Over recent weeks there has been a great harrumphing of editorials about how the usual internet bogeymen (pedophiles, drug runners, terrorists and alleged assassins) have been utilizing Tor to carry on their business away from the prying eyes of law enforcement agencies. This has recently been brought to a head with the arrest of Eric Eoin Marques the owner/operator of “Freedom Hosting” in Ireland, the main provider of Tor hosting services.
The captured servers were operated by law enforcement officials for an unknown period of time to capture information on who the site owners were and who the main users were, the primary target was the Silk Road online drugs marketplace, for which arrests are ongoing.
The surprising thing about Tor is that it was originally a product of the US Defense Research Agency DARPA (where much of the technology of the internet originated) to allow anonymous communications over the internet. To this day it is still supported by the US and Swedish governments, where 80% of funding for the Tor project comes from. This is despite Tor being classified by the NSA as “the King of high secure, low latency Internet anonymity” in a recent Guardian article on the subject (Link).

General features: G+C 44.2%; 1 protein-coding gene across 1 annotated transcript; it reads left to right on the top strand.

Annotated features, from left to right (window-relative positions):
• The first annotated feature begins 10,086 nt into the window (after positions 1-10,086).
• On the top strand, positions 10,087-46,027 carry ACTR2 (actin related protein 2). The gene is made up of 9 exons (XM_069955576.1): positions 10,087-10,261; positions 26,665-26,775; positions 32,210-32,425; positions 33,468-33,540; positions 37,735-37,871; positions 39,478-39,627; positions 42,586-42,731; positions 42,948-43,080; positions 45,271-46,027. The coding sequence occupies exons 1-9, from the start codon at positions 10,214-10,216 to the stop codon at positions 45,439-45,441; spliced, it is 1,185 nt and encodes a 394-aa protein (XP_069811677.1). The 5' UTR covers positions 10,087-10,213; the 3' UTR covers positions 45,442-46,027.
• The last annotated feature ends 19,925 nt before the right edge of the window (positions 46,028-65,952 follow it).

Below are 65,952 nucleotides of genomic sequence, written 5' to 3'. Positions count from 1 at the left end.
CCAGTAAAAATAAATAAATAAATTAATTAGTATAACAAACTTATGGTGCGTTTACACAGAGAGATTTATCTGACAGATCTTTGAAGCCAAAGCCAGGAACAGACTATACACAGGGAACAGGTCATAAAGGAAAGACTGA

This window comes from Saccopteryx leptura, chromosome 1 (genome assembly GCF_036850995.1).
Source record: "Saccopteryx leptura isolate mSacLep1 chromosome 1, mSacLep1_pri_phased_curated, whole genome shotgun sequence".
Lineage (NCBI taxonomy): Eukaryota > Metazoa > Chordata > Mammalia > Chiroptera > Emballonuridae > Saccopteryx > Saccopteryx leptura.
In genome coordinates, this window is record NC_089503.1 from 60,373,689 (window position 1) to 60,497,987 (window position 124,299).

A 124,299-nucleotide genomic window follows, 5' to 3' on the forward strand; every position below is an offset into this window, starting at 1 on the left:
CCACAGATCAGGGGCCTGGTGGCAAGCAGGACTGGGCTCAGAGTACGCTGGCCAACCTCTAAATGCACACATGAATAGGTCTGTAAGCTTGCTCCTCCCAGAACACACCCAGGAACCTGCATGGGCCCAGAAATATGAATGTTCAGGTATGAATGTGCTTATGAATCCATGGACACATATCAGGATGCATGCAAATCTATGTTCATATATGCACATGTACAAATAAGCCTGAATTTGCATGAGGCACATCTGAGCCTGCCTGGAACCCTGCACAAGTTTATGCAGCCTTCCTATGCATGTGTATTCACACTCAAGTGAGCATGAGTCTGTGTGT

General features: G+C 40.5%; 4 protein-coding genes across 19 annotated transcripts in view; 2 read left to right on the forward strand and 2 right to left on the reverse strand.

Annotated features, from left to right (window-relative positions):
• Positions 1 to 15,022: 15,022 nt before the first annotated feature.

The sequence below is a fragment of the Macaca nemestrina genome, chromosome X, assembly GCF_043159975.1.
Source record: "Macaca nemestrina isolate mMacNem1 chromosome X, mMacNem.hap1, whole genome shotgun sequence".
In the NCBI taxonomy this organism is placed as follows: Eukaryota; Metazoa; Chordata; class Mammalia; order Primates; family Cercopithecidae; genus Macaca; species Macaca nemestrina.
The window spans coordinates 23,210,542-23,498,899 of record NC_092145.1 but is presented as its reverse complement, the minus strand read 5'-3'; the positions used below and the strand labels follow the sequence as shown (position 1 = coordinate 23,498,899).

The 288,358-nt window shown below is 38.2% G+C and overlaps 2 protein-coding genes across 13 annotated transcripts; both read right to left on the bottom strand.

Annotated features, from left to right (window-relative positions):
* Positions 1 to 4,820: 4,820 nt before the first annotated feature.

For myself, I utilize Tor, not for anonymity, but to access websites that the government or my ISP deems unsuitable for my delicate tastes, this is not just a problem in Malaysia, but also the UK where the High Court has created an effective blacklist, enforced by ISP’s blocking access to sites such as The Pirate Bay.
Given the increasing censorship around the world, having Tor as a means of bypassing such totalitarian controls is a useful tool. I wonder how long it will be before the Tor download site itself is blocked.
Carpe diem ladies and gents.
Eli the Computer – Introduction to Tor